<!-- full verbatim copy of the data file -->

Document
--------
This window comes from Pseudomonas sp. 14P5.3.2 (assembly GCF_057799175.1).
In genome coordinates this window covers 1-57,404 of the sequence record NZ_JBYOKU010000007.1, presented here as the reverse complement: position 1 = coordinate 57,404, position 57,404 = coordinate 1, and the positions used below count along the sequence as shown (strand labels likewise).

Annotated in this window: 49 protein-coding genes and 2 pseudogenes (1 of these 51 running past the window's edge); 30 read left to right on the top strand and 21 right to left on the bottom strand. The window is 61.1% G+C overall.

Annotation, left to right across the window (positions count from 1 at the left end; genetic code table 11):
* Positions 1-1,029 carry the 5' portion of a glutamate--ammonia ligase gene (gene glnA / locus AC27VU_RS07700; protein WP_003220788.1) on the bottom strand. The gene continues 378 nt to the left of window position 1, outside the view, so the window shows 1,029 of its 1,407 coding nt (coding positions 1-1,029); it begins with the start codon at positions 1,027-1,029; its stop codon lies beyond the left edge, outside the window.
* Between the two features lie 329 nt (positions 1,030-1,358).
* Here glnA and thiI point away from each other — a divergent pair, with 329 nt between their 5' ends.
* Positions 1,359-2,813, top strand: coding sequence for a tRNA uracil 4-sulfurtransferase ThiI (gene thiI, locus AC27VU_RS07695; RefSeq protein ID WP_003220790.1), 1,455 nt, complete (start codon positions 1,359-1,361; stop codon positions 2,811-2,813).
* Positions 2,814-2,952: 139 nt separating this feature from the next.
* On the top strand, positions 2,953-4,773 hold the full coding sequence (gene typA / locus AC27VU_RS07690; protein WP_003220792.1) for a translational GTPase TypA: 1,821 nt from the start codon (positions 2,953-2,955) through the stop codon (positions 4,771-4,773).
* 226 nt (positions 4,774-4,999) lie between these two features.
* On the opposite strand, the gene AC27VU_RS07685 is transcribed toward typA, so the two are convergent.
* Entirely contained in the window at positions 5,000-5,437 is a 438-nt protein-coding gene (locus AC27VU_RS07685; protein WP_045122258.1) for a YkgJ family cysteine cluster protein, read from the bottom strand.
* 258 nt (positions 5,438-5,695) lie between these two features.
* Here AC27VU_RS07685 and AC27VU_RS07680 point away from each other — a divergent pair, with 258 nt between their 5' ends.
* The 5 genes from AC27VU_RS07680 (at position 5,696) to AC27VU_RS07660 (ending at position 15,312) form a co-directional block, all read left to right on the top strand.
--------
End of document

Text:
This window comes from Pseudomonas sp. 14P5.3.2 (assembly GCF_057799175.1).
In genome coordinates this window covers 1-57,404 of the sequence record NZ_JBYOKU010000007.1, presented here as the reverse complement: position 1 = coordinate 57,404, position 57,404 = coordinate 1, and the positions used below count along the sequence as shown (strand labels likewise).

Annotated in this window: 49 protein-coding genes and 2 pseudogenes (1 of these 51 running past the window's edge); 30 read left to right on the top strand and 21 right to left on the bottom strand. The window is 61.1% G+C overall.

Annotation, left to right across the window (positions count from 1 at the left end; genetic code table 11):
* Positions 1-1,029 carry the 5' portion of a glutamate--ammonia ligase gene (gene glnA / locus AC27VU_RS07700; protein WP_003220788.1) on the bottom strand. The gene continues 378 nt to the left of window position 1, outside the view, so the window shows 1,029 of its 1,407 coding nt (coding positions 1-1,029); it begins with the start codon at positions 1,027-1,029; its stop codon lies beyond the left edge, outside the window.
* Between the two features lie 329 nt (positions 1,030-1,358).
* Here glnA and thiI point away from each other — a divergent pair, with 329 nt between their 5' ends.
* Positions 1,359-2,813, top strand: coding sequence for a tRNA uracil 4-sulfurtransferase ThiI (gene thiI, locus AC27VU_RS07695; RefSeq protein ID WP_003220790.1), 1,455 nt, complete (start codon positions 1,359-1,361; stop codon positions 2,811-2,813).
* Positions 2,814-2,952: 139 nt separating this feature from the next.
* On the top strand, positions 2,953-4,773 hold the full coding sequence (gene typA / locus AC27VU_RS07690; protein WP_003220792.1) for a translational GTPase TypA: 1,821 nt from the start codon (positions 2,953-2,955) through the stop codon (positions 4,771-4,773).
* 226 nt (positions 4,774-4,999) lie between these two features.
* On the opposite strand, the gene AC27VU_RS07685 is transcribed toward typA, so the two are convergent.
* Entirely contained in the window at positions 5,000-5,437 is a 438-nt protein-coding gene (locus AC27VU_RS07685; protein WP_045122258.1) for a YkgJ family cysteine cluster protein, read from the bottom strand.
* 258 nt (positions 5,438-5,695) lie between these two features.
* Here AC27VU_RS07685 and AC27VU_RS07680 point away from each other — a divergent pair, with 258 nt between their 5' ends.
* The 5 genes from AC27VU_RS07680 (at position 5,696) to AC27VU_RS07660 (ending at position 15,312) form a co-directional block, all read left to right on the top strand.